Advocacy for Social and Linguistic Justice in TESOL
Nurturing Inclusivity, Equity, and Social Responsibility in English Language Teaching
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Recognizing the need for increased social justice in the fields of TESOL and English Language Teaching (ELT) globally, this volume presents a range of international case studies and empirical research to demonstrate how English language instruction can promote social and linguistic justice through advocacy-oriented pedagogies and curricula.
Advocacy for Social and Linguistic Justice in TESOL adopts a critical, and evidence-based approach to identifying effective practice in ensuring inclusive and equitable learning and teaching. Chapters address emergent issues including heritage language and L1 attrition, teacher and learner identity, and linguistic colonialism, as well as wider issues such as global citizenship and human rights. Focus is placed on empowering both educators and learners as advocates of social justice and consideration is also given to how social responsibility can be supported through enhanced teacher preparation and professional development.
Making a timely contribution at the intersection of advocacy, social justice, and English language teaching, this book will be key reading for postgraduate researchers, scholars, and academics in the fields of TESOL and ELT, as well as language education, applied linguistics, and the sociology of education more broadly. English language teachers and practitioners will also find this volume of interest.
Table of Contents
1. Introduction: Uniting for change in TESOL Part 1: First and Heritage Languages Matter 2. Bridging the past, present, and future: How heritage language pedagogy can create a global and sustainable worldview in the English classroom 3. Language loss and the ELT professional: Advocating for additive bilingualism in the UAE 4. Representations of power and prestige in children’s multimodal narratives of linguistic identities 5. Immigrant students in Turkey and maintenance of home languages: Teachers’ beliefs and teaching practices in public schools in Turkey Part 2: Tracing Teacher Identities and Experiences: From Research to Realities 6. Non-native language teacher identity across theoretical conceptions and developmental stages of teachers: A qualitative meta-synthesis of intersections 7. From EFL to ESL: Nonlinear development of teacher identity and expertise across contexts 8. Moving English "beyond" development: Deemphasizing the role of economy in global English discourse 9. Professional development for teams of educators working with English learners with and without disabilities Part 3: Reflecting on Approaches and Reforming Models in Language Teaching 10. Voices, perspectives, and actions of advocacy in diverse ELT contexts 11. Pre-service teachers discussing queer-inclusive pedagogies in Turkish EFL classrooms 12. Initial English as a foreign language teacher preparation in Chile: Reflections from theory and practice 13. TESOL professional development through global conversations partnerships 14. Justice in global English: Paradigm shifts and new directions 15. Introducing Global Citizenship in Language Teacher Education through the UN’s Sustainable Development Goals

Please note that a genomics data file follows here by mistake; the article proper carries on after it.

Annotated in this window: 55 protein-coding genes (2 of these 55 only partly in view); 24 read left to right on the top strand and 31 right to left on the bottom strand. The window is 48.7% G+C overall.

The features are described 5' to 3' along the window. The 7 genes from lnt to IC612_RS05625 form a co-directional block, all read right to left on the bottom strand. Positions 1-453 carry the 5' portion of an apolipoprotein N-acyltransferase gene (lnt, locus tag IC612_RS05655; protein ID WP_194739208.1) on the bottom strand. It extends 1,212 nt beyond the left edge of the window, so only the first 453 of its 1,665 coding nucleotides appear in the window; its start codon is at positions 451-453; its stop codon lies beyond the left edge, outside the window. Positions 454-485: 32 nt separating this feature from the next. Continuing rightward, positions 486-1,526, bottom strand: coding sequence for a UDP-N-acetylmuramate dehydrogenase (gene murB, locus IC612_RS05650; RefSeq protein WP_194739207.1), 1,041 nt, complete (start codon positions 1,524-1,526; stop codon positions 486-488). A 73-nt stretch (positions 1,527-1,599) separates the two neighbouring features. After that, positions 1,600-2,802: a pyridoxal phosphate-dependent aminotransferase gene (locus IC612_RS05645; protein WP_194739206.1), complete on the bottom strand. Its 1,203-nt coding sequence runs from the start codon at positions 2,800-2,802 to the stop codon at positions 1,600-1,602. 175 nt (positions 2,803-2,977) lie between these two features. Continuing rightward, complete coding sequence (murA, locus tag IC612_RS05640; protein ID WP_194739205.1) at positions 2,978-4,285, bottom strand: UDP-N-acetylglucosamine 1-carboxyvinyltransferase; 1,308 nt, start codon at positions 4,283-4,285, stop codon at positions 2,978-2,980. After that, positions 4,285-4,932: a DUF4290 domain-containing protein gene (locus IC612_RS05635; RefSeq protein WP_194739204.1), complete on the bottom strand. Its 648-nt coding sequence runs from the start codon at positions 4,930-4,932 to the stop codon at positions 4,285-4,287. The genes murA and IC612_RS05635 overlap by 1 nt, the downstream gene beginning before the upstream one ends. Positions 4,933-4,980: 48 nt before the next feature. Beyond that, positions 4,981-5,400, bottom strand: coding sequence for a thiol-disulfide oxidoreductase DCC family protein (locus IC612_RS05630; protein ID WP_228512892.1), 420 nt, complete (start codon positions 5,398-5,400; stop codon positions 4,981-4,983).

Christine E. Poteau is an Applied Linguist and Second Language Acquisition (SLA) specialist.
Carter A. Winkle is Associate Dean of the Adrian Dominican School of Education and Associate Professor of Curriculum, Pedagogy, and Research, Barry University, USA.